The precise origins of Freemasonry have been lost in time, however, its traditions date back to the Middle Ages and to the stonemasons who built the cathedrals and castles of Europe. To construct them, it was necessary for men to have considerable knowledge of geometry, arithmetic and engineering.  These highly skilled masons formed themselves into lodges to protect the skills and secrets of their trade and to pass their knowledge on to worthy apprentices. Importantly, these men were not bondsmen, hence the word "free" in Freemason.

By the 17th Century, when the building of castles and cathedrals diminished, Masonry began to lose its 'operative' aspects and worthy men who were not craftsmen were also accepted into its membership. It was from this time that Masons were known as 'free and accepted' Masons, as they continue to be known to this day.  Freemasonry was recorded as coming into England from Europe in the Regis Manuscript, the oldest known Masonic document, which dates to 1390, but claiming to have existed for some 350 years previous to that. In that Manuscript it is said that the Craft entered England during the reign of King Athelstan (895 - 939), and most date that to 926. Freemasonry was widespread throughout England, Scotland and Ireland by the time the first Grand Lodge was established in England in 1717, and thereafter Freemasonry spread rapidly throughout the world.  The oldest known Lodge minutes are that of Lodge of Edinburgh (St. Mary’s Chapel) No. 1, dated Juy 31, 1599, in which a member voiced his concern at the numbers of men who were not operative masons joining the Lodge.

Contrary to popular opinion, Freemasonry is not a ‘secret society’, it is however a private organization, not unlike thousands of organizations world-wide whose operations and internal functions are not widely known. Most things about Freemasons are indeed known, their meeting places and dates, their membership, and in certain cases minutes of their meeting have been published.  There is almost nothing about Freemasonry you cannot learn by visiting a reputable library anywhere in the world.  In fact you can purchase “Freemasons For Dummies” at for $13.99, which in my opinion is one of the most in-depth books on Freemasonry ever published. Freemasonry holds as its credo “To make good men, better”.  Freemasonry is heavily involved in charitable giving, donating millions of dollars to worthwhile causes worldwide.  Freemasons maintain Masonic Hospitals, where people needing prolonged or exorbitantly expensive medical treatment beyond their means can apply, and receive that medical treatment free of charge.  All these noble endeavours are often overshadowed by the claims of the conspiracy theorists of world domination.  I submit for your consideration, that if the world was run by Freemasons it would be a far better place.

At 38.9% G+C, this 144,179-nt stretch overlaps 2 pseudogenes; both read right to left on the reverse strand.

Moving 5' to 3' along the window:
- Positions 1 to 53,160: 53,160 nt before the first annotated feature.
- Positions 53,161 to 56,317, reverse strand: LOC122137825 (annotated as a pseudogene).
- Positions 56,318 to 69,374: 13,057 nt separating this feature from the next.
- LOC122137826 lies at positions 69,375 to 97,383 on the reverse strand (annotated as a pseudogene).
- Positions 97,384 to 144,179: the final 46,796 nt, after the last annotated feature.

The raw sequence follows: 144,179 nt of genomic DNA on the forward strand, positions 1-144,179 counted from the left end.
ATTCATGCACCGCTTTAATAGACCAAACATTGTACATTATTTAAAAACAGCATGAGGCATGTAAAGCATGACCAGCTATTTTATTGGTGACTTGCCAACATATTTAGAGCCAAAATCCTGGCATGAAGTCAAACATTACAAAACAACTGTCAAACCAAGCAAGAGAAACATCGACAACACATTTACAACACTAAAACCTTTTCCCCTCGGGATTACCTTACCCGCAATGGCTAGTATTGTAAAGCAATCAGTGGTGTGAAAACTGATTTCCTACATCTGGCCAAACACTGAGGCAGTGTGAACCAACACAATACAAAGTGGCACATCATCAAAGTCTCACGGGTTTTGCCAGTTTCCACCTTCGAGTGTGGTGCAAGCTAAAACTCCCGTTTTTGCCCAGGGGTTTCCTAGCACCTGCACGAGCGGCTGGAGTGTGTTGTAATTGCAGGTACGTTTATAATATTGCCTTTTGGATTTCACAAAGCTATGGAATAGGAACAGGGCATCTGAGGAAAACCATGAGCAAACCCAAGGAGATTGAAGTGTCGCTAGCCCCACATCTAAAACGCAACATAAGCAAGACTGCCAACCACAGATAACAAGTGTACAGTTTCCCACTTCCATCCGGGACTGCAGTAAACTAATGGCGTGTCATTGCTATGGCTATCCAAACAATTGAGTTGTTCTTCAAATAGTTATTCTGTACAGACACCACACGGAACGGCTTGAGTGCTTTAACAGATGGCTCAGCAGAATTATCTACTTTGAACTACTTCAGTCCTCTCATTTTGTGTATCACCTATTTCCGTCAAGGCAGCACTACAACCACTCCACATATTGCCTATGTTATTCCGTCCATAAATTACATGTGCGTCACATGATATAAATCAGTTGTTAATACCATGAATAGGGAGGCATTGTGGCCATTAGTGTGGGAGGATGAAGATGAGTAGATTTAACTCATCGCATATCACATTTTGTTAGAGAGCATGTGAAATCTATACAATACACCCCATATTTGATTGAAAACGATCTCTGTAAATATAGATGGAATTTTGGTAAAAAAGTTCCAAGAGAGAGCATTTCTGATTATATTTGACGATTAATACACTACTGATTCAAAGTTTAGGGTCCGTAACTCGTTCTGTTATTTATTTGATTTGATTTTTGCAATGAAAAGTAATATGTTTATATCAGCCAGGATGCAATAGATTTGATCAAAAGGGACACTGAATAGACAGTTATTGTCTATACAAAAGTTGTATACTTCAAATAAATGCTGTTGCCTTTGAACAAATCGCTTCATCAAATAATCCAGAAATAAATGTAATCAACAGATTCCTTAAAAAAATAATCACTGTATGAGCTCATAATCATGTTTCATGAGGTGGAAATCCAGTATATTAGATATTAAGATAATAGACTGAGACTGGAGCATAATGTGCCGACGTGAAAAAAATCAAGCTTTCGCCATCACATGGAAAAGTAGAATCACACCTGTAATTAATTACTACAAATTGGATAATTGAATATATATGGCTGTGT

It is my honour and pleasure to have been a Freemason for coming up on 40 years.  I was initiated into Lodge St. George, No. 200, St. George’s, Bermuda, the oldest Scottish Lodge outside of Scotland, in 1977.  Over the years I have served in almost every office in that Lodge, and was Right Worshipful Master thereof  three times (1982, 1991 & 1996), served seven years as Director of Ceremonies, and six years as Director of Music.  I was elevated to Honorary Grand Lodge rank, by the Grand Lodge of Scotland to Hon. Asst. Grand Director of Ceremonies in 1996, promoted in 2007 to Hon. Junior Grand Warden, and promoted once again in 2012 to Hon. Senior Grand Warden.  In 2007 I was particularly honoured to be appointed Right Worshipful Grand Superintendent for all Scottish Lodges in the District of Bermuda, an appointment I held for five years.  Freemasonry is the most honourable organization I have even been associated with, and it certainly lived up to its credo with me, changing me for the better.

Grand Superintendent
Right Worshipful Brother Leslie T. Center, HSGW
Past Grand Superintendent, Bermuda District
The Grand Lodge of Scotland A. F. & A. M.